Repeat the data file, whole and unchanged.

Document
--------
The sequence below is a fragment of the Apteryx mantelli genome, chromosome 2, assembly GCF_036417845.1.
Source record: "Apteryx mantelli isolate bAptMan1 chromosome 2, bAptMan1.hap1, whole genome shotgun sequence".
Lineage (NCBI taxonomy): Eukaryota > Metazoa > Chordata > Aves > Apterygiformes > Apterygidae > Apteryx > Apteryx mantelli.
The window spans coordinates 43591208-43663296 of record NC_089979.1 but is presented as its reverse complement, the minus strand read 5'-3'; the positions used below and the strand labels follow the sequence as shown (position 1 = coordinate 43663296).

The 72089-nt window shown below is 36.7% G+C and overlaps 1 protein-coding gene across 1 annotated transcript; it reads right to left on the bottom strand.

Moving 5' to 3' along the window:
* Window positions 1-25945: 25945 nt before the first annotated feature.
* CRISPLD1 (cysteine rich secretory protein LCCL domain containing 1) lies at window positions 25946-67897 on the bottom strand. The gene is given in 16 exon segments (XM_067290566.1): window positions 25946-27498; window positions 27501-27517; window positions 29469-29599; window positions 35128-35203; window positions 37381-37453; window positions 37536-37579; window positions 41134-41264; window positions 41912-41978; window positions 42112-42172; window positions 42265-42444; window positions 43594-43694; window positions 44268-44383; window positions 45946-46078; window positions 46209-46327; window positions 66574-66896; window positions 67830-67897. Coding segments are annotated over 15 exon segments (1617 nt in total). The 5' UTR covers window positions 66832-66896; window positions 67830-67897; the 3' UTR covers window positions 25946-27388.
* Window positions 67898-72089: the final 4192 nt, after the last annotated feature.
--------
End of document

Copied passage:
The sequence below is a fragment of the Apteryx mantelli genome, chromosome 2, assembly GCF_036417845.1.
Source record: "Apteryx mantelli isolate bAptMan1 chromosome 2, bAptMan1.hap1, whole genome shotgun sequence".
Lineage (NCBI taxonomy): Eukaryota > Metazoa > Chordata > Aves > Apterygiformes > Apterygidae > Apteryx > Apteryx mantelli.
The window spans coordinates 43591208-43663296 of record NC_089979.1 but is presented as its reverse complement, the minus strand read 5'-3'; the positions used below and the strand labels follow the sequence as shown (position 1 = coordinate 43663296).

The 72089-nt window shown below is 36.7% G+C and overlaps 1 protein-coding gene across 1 annotated transcript; it reads right to left on the bottom strand.

Moving 5' to 3' along the window:
* Window positions 1-25945: 25945 nt before the first annotated feature.
* CRISPLD1 (cysteine rich secretory protein LCCL domain containing 1) lies at window positions 25946-67897 on the bottom strand. The gene is given in 16 exon segments (XM_067290566.1): window positions 25946-27498; window positions 27501-27517; window positions 29469-29599; window positions 35128-35203; window positions 37381-37453; window positions 37536-37579; window positions 41134-41264; window positions 41912-41978; window positions 42112-42172; window positions 42265-42444; window positions 43594-43694; window positions 44268-44383; window positions 45946-46078; window positions 46209-46327; window positions 66574-66896; window positions 67830-67897. Coding segments are annotated over 15 exon segments (1617 nt in total). The 5' UTR covers window positions 66832-66896; window positions 67830-67897; the 3' UTR covers window positions 25946-27388.
* Window positions 67898-72089: the final 4192 nt, after the last annotated feature.